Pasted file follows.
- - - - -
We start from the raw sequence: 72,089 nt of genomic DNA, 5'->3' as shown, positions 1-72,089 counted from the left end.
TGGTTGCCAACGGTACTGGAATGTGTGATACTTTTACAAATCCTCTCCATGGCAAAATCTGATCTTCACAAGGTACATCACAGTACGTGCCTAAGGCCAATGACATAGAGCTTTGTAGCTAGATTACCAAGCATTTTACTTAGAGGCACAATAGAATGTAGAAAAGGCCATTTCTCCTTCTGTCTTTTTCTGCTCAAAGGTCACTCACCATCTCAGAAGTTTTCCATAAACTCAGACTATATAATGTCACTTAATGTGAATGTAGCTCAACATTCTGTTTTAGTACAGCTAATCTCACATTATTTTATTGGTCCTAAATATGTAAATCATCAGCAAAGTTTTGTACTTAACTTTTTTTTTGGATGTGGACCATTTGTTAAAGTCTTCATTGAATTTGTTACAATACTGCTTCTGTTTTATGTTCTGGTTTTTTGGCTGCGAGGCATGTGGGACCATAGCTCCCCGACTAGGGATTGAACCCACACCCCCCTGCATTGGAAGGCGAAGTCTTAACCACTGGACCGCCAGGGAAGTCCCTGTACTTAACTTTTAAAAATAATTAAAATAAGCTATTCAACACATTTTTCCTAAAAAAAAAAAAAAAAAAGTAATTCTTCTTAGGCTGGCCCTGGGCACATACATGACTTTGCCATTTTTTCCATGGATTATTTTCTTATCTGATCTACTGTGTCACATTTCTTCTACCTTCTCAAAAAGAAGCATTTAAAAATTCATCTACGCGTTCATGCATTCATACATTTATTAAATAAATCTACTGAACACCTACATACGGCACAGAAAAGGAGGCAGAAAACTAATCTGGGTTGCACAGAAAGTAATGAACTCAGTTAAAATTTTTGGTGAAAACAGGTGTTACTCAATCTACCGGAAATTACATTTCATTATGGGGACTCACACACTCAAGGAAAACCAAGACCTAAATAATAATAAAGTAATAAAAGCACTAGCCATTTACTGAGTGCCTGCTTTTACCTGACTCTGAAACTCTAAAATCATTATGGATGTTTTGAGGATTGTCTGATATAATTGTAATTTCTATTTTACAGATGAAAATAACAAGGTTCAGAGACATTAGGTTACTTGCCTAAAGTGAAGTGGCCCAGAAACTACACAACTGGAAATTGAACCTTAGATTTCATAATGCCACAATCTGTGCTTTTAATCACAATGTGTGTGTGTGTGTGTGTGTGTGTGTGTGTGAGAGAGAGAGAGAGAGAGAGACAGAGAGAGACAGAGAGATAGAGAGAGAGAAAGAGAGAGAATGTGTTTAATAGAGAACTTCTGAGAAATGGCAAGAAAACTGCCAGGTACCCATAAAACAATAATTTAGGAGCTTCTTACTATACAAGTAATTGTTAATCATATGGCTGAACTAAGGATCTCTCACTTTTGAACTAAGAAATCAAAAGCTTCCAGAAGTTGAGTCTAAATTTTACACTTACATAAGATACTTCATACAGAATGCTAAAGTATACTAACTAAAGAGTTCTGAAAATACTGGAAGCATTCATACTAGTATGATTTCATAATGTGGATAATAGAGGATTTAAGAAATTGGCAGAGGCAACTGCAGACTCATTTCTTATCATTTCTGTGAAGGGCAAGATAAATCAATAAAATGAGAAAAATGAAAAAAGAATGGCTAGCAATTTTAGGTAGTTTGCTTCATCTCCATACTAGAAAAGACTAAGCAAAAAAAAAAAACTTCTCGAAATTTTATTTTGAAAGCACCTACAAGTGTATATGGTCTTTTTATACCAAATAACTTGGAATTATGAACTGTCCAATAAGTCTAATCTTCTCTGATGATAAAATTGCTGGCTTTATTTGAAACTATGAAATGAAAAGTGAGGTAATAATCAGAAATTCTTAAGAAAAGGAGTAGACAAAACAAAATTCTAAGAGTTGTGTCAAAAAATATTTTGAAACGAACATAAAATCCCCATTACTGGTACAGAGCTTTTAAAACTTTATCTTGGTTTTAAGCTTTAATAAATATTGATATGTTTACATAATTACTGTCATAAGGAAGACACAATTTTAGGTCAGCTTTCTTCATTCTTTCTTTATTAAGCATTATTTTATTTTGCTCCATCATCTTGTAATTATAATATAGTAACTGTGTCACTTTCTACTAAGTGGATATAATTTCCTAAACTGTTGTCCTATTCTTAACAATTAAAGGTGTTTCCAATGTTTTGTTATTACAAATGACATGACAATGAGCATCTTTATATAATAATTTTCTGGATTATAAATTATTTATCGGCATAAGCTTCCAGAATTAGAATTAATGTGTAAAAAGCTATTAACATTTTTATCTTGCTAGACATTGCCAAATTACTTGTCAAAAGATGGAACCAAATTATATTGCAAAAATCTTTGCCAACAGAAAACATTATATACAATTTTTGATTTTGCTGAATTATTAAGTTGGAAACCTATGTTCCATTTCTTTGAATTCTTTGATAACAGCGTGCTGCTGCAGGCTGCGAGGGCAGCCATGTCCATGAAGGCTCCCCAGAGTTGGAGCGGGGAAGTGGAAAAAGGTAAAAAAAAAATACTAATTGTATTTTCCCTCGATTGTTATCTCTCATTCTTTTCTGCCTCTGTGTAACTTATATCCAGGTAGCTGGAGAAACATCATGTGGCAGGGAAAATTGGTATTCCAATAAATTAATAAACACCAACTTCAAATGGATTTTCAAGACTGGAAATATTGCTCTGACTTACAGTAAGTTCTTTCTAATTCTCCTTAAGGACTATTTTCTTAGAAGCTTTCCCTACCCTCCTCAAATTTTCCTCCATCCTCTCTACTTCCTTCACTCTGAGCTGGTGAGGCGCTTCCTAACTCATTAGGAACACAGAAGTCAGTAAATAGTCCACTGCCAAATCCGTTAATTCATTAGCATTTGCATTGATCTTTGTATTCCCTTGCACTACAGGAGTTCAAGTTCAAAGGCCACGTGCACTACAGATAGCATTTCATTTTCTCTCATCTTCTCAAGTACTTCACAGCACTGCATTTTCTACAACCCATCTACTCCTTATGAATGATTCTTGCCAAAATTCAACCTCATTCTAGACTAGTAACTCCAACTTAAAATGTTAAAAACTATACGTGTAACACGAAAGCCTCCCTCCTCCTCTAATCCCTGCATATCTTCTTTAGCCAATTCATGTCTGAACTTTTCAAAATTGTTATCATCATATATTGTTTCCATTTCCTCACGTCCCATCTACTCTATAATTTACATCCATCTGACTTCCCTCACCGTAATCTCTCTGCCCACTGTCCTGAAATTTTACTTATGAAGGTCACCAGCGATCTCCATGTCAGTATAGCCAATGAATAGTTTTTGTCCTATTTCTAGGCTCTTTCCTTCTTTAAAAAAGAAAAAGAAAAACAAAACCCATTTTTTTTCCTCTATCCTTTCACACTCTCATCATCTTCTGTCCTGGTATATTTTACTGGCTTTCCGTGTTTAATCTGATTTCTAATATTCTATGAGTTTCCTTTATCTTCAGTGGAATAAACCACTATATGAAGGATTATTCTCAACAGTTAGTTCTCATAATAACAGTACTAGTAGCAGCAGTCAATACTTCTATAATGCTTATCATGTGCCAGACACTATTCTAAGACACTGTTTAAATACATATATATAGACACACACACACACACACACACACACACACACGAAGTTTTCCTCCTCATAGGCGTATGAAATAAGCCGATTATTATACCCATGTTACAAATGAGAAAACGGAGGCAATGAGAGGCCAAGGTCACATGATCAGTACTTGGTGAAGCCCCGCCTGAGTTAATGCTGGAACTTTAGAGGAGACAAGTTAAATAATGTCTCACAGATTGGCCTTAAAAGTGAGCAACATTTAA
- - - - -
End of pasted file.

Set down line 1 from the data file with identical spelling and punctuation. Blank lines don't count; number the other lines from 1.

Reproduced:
We start from the raw sequence: 72,089 nt of genomic DNA, 5'->3' as shown, positions 1-72,089 counted from the left end.